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Glastonbury Dispatches: Tom Watson MP

The man that took on Rupert Murdoch and won tells Noisey about his experiences at "the greatest music festival on the planet" and the band that made him want to sack half the Labour party.

As the dust and faecal matter settles on Glastonbury for another year, we asked those involved in the festival for their perspective on the weekend. Today we hear from Tom Watson MP – the Deputy Chair of the Labour Party who left Rupert Murdoch speechless and labelled James Murdoch a "mafia boss" during questioning about phone hacking. He tells Noisey about his experiences at "the greatest music festival on the planet" and the band that made him want to sack half the Labour Party.


UPDATE: Hours after writing this blog, Tom Watson resigned as Labour's general election co-ordinator. In his resignation letter to Labour leader Ed Miliband, he mentioned Drenge, the best band he saw at Glastonbury.

There’s a track on master songwriter Danny Coughlan’s Crybaby album called “This Time It’s Over”. It’s a sublime Roy Orbison meets Johnny Cash style reflection on love that's run its course. It’s been on loop in my head for months now – always the mark of a great tune. And it’s what I was playing when I left the greatest music festival on the planet this Sunday. This was the Glasto I realised I'm over the hill.

Waking up with a bad back and feeling drunk on two pints of cider: that's not supposed to happen. What happened to the Glastonbury days when I shared a double-decker bus with a stray Alsatian dog that was only useful in stopping 20 anarchists on acid from trying to push the bus over at 3AM in the morning? This time round, my mate had even bought deck chairs. It was such surrender to middle age.

Still, the festival kept me on my toes. Three hundred people attended an open meeting in Billy Bragg's Leftfield to discuss the left’s response to austerity. Almost to a man, woman and child the people wanted me to give them the route map back to supporting and believing in Labour. Yet I couldn’t traverse the chasmic gap between the words coming out of my mouth and the voices in my head. The audience cheered my nemesis, the left-wing polemicist Mr Owen Jones. They were polite to me, at least, but markedly unenthusiastic about what I had to say. Still, at least the event was on Friday lunchtime – leaving plenty of time to find the beer tent and bands.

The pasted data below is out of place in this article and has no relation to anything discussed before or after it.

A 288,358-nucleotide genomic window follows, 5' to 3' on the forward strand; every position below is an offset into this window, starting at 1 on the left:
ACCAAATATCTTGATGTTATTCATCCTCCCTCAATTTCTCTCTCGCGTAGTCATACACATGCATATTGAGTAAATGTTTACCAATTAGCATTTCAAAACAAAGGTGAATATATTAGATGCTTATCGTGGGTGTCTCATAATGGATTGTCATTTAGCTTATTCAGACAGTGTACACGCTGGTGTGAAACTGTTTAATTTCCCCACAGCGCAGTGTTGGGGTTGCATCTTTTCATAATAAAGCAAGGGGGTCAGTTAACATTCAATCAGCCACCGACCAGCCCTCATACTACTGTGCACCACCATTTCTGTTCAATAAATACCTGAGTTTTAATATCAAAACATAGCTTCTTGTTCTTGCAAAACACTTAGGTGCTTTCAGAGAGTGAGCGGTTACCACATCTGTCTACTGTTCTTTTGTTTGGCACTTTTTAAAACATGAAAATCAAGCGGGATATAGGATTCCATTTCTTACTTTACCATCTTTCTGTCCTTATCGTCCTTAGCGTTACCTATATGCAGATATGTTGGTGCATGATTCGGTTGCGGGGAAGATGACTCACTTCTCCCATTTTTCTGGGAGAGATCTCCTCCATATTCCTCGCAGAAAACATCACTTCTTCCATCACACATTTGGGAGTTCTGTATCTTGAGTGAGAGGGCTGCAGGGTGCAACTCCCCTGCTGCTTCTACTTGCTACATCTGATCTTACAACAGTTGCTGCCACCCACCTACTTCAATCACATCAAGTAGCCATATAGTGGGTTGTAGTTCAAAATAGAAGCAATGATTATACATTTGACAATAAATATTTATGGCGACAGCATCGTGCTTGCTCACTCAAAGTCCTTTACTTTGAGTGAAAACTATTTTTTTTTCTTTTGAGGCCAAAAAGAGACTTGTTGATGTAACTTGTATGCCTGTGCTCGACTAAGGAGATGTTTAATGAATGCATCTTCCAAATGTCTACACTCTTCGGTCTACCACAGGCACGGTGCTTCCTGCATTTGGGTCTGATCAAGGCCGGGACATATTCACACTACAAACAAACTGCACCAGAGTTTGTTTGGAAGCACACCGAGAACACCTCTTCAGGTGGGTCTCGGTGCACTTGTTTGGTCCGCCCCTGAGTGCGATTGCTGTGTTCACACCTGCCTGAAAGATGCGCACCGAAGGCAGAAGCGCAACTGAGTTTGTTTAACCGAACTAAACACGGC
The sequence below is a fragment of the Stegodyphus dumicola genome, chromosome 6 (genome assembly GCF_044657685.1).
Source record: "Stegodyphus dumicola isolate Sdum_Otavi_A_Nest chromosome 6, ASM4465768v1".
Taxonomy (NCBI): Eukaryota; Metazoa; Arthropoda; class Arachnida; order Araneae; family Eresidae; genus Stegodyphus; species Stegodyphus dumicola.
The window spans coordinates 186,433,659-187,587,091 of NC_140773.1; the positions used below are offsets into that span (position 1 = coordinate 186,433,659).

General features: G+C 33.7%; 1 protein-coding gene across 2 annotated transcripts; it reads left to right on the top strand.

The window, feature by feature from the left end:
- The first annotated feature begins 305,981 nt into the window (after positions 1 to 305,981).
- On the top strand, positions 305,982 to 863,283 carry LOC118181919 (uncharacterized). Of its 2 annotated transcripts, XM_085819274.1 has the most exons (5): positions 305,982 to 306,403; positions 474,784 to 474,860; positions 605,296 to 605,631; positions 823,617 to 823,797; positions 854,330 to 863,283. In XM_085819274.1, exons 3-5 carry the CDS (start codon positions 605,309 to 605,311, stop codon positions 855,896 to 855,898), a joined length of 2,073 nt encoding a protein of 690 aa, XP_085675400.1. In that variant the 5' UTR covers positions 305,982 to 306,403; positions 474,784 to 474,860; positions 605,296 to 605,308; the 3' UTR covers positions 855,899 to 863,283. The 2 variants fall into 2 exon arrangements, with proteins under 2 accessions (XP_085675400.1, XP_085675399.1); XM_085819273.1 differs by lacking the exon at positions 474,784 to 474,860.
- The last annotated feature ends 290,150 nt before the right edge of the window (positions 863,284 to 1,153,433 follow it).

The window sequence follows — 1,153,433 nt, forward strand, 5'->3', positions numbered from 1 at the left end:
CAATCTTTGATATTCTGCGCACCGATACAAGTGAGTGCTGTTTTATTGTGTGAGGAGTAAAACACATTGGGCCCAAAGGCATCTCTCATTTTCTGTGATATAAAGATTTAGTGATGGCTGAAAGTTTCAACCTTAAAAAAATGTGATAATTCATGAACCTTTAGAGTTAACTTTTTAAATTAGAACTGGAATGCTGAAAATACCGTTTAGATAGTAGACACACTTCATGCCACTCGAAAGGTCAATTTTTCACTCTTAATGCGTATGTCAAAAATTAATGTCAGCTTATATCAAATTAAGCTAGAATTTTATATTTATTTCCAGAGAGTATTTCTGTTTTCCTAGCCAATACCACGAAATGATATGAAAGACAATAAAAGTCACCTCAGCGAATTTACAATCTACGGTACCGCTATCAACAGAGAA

We ploughed through to the main stage. Rita Ora: good performer, music uninspiring. Dizzee Rascal: all drunk blokes swearing in unison. Arctic Monkeys: an uncharacteristically timid set but polished and entertaining. I was annoyed at myself for missing Martin Stephenson in the Acoustic Tent. But we did make Billy Bragg's set over in Leftfield. He played a mix of old greats and melodic country music from the new album, Tooth and Nail – his best release in years.

One day down and I was feeling listless. No band had really hit home. It felt tame. Then it happened. I was seized with those fragmentary moments of pure music joy that festival goers live for. I found Drenge. Two brothers on a drum kit and lead guitar. I’m 46 years old. I should be reading submissions from the marketing people or approving some clever kid’s idea for a new campaign. But I’m in a field in Glastonbury falling in love with a bloke barely in his twenties playing the guitar like a Midwest cyclone. There were times when it was impossible to distinguish the instrument from the man; such was the intensity of his relationship to the guitar. More. The crowd want more. For a second I reflected that I couldn't imagine many of my colleagues – the shadow defence secretary, for instance – sharing in this communal love. The absurdity of the situation was not lost.

And yet in the euphoria, I get a sense of understanding that I'd missed in the Leftfield debate the previous day. It's been missing from the Labour Party since Tony Blair marched us into the arid desert of pragmatism that was so electorally successful. It’s belief. Belief in ourselves. Belief in the great cause of social progress. The marketing men, the spin people and the special advisers: they've won. For those brief minutes of Drenge I wanted to sack them all.


This was obviously a ridiculous notion. But the band had reignited a time when music was as raw as the times. My God, they were good.

Then back to the main stage for Elvis Costello and Primal Scream, just to add to the nostalgia.

I was one of the many who thought the Stones were shite on Saturday. We gave them ten minutes before sloping off to Public Enemy. Fight the Power. Back to work.

More Glastonbury
Glastonbury Dispatches: Spector's Fred Macpherson
Glastonbury Dispatches: Jen Long and Zebra Katz
Photoblog: Glastonbury is a Paradise

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